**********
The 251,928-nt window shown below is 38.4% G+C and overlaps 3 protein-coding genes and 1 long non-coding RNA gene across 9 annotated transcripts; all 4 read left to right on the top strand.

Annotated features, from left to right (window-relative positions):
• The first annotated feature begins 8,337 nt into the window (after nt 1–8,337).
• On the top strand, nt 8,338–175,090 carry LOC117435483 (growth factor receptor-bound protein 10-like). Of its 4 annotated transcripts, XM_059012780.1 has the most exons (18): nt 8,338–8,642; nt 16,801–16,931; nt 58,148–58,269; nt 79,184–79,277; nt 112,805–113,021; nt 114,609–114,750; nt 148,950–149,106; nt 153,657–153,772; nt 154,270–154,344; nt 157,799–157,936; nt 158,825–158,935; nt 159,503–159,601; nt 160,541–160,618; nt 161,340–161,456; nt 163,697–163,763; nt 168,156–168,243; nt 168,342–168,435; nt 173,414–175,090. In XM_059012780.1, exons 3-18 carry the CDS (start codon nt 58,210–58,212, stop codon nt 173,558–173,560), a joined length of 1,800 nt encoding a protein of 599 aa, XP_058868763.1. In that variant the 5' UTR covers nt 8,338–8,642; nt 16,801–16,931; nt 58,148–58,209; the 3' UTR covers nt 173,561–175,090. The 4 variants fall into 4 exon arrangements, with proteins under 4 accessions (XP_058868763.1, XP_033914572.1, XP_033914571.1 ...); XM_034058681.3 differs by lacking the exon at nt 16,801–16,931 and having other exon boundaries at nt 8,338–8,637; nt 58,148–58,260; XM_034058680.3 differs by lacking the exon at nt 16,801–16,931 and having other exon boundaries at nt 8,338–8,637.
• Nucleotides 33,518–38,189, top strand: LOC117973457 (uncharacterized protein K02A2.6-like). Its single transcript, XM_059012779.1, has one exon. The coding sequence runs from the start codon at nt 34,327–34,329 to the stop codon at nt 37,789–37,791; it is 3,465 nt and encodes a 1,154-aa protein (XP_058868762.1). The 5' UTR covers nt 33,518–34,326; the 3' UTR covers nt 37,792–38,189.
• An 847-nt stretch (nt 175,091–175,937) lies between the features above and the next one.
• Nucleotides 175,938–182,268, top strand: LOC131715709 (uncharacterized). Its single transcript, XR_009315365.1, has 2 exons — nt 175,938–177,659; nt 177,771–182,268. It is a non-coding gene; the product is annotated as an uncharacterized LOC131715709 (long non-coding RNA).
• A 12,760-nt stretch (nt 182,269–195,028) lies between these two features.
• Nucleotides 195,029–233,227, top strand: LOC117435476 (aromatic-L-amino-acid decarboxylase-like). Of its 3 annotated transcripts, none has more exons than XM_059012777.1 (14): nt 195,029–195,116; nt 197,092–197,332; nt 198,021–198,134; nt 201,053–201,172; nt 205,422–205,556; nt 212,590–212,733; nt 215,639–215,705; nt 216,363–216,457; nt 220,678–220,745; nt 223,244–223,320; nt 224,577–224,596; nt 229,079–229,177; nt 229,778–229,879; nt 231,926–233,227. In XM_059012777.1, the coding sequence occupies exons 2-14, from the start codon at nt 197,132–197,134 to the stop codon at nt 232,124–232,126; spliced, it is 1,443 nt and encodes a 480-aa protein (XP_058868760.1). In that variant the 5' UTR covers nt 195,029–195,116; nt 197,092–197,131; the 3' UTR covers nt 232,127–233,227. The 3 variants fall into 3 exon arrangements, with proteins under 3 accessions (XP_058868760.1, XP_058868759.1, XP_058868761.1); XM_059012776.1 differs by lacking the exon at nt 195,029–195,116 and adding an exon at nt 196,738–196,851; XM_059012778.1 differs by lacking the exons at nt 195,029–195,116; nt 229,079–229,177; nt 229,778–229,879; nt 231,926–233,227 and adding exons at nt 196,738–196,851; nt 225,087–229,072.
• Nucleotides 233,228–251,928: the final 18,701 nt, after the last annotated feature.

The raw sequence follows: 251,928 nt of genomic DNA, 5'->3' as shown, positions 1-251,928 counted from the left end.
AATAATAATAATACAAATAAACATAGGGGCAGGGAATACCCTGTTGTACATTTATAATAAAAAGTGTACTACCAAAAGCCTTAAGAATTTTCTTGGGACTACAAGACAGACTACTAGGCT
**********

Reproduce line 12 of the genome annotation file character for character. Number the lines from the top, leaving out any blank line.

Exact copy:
AATAATAATAATACAAATAAACATAGGGGCAGGGAATACCCTGTTGTACATTTATAATAAAAAGTGTACTACCAAAAGCCTTAAGAATTTTCTTGGGACTACAAGACAGACTACTAGGCT